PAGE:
Wellbeing shouldn’t be a ‘hidden’ agenda

There are times in my professional life when I feel like I’m operating undercover because some aspects of employee wellbeing are still taboo subjects for employers and staff.

When I’m contacted by an organisation and asked to coach someone, it is almost invariably to help them perform more effectively at work.

But many of my coaching clients tell me, in confidence, about the wellbeing challenges they are living with and struggling to manage such as stress, physical or mental health problems, caring for a family member or marital breakdown.

Clients are wary of informing their employer, for fear of negative consequences, so coaches are in a unique position; they can address these issues without the need for disclosure and most importantly, the focus is on helping them achieve sustainable performance

So if my client discloses that they have a chronic illness, I assume it is because they feel this is impeding them, rather than because they want my sympathy. It’s a golden opportunity to develop their capacity to manage their health and resilience alongside their other commitments. I can then help them prioritise tasks more effectively, make better use of the available time and resources, or develop strategies to conserve their energy when the going gets tougher.

It’s clear to me, that my clients can only perform to the best of their ability if we actively consider and address all the factors affecting their work. In short, wellbeing is an important part of the equation, alongside available resources and competencies such as leadership and communication skills.

In my experience, this holistic approach is more rewarding for clients but we also need to help organisations understand the benefits of offering employees confidential development and support that will allow individuals to discretely address whatever is inhibiting their performance.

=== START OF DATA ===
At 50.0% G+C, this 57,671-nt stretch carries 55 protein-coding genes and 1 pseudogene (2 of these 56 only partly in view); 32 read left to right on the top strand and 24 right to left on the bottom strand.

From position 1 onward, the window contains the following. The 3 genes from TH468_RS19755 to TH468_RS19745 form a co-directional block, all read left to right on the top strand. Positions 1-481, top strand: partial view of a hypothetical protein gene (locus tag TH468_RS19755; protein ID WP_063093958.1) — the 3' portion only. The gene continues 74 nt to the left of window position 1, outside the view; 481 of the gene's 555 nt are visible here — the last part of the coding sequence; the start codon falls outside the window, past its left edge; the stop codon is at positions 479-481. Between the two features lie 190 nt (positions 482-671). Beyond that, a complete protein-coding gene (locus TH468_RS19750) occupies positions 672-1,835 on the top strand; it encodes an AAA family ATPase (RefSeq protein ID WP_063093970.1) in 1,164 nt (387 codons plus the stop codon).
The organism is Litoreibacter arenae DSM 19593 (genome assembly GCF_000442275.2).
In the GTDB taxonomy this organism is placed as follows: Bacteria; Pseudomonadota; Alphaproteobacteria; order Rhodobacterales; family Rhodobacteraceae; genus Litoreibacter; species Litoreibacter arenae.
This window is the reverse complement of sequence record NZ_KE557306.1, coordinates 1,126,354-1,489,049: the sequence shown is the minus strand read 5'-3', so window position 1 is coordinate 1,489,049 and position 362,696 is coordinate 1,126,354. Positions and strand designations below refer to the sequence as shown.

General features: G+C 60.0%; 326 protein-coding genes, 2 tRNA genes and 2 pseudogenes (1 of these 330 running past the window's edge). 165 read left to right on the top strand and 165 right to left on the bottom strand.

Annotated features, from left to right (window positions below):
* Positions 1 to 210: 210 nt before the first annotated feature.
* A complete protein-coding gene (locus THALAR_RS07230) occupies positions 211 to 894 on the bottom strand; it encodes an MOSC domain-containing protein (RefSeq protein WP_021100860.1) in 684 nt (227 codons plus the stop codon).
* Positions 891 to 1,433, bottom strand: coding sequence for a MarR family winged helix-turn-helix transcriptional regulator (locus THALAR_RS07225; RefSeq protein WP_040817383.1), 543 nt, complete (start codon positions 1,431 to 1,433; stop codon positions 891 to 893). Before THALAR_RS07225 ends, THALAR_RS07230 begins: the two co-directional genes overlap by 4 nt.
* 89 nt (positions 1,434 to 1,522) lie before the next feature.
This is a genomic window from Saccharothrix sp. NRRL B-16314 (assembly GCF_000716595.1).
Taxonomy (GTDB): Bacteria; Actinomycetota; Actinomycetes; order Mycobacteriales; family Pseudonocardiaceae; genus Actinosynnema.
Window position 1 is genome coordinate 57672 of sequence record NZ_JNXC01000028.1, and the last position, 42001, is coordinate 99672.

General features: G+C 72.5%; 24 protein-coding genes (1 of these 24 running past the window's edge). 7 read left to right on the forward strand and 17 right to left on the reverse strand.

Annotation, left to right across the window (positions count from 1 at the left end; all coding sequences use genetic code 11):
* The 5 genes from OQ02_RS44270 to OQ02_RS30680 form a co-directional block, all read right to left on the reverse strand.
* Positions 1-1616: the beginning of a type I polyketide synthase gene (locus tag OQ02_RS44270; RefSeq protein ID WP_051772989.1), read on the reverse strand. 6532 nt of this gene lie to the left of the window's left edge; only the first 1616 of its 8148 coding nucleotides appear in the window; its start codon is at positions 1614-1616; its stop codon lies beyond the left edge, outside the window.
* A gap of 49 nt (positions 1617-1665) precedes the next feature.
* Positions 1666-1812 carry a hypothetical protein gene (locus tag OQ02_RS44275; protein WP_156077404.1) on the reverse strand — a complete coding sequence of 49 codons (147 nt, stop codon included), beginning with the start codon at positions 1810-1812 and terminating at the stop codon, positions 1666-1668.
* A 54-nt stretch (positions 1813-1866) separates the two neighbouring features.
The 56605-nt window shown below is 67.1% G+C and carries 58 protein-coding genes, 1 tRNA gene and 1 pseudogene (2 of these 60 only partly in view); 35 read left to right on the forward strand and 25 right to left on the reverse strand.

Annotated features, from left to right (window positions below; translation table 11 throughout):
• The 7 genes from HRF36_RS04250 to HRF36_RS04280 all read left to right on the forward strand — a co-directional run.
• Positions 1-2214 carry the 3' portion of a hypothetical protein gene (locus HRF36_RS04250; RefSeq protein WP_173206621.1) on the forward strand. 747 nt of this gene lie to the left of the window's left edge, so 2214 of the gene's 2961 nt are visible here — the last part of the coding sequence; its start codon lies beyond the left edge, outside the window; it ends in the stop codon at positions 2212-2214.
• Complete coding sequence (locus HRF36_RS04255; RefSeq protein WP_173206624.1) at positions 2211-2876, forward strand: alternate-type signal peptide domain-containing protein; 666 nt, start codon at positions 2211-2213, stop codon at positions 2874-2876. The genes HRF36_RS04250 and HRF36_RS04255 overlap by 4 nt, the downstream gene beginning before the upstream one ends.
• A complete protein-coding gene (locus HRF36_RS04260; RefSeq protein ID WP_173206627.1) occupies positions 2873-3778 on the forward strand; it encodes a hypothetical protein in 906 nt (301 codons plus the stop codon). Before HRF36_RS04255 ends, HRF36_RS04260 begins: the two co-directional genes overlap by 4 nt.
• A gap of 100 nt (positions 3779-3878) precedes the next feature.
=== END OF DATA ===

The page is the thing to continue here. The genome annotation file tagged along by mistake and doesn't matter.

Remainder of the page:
This matters because a study by health insurer, AXA PPP and reported in The Times1 revealed that only one third of 1,000 employees questioned would be honest with their employer if they needed time off for depression, stress or anxiety. One in four feared they would be judged as weak, while 7% said they feared their manager’s reaction.

And I am only scratching the surface. According to UK statistics, there are millions of people who are at work and grappling with significant life challenges, often without confiding in their colleagues. Do any of us know whether we work alongside one of the 7million carers in the UK2; or one of the estimated 1 in 5 people who have anxiety or depression3?

I believe more needs to be done at organisational level so that employees can have access to confidential support if they need it, while remaining in work.

As a coach I have been working undercover too long – now it’s time for the profession to speak out about the link between performance and wellbeing and help bridge the gap between employees and employers.

In my next blog, I will look at why many coaches are reluctant to work with clients who are affected by wellbeing challenges.

References

1 Bosses lack concern for mentally ill staff, The Times, 31 March 2015

2 Key facts about carers, Carers Trust, accessed 1 April 2014

3 Measuring National Well-being: Life in the UK, 2015, Office for National Statistics, p17, 25 March 2015